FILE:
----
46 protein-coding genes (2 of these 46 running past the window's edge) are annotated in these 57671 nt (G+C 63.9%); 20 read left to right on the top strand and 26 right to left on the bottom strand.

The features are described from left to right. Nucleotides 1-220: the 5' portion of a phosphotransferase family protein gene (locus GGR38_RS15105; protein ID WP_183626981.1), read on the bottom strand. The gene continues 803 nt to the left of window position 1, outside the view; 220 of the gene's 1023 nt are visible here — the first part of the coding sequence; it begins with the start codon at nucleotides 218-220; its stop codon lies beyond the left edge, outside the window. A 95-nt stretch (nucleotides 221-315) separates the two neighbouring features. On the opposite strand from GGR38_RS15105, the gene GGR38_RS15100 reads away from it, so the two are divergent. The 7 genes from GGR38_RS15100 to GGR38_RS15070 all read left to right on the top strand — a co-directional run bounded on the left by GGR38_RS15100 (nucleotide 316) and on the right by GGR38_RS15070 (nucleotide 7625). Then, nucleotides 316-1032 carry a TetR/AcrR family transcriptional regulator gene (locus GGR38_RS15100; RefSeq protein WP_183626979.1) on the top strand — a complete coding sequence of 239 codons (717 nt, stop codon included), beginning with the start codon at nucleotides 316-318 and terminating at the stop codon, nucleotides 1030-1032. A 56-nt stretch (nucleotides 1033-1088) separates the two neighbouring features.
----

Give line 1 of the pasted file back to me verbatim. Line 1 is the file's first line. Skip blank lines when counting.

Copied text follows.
46 protein-coding genes (2 of these 46 running past the window's edge) are annotated in these 57671 nt (G+C 63.9%); 20 read left to right on the top strand and 26 right to left on the bottom strand.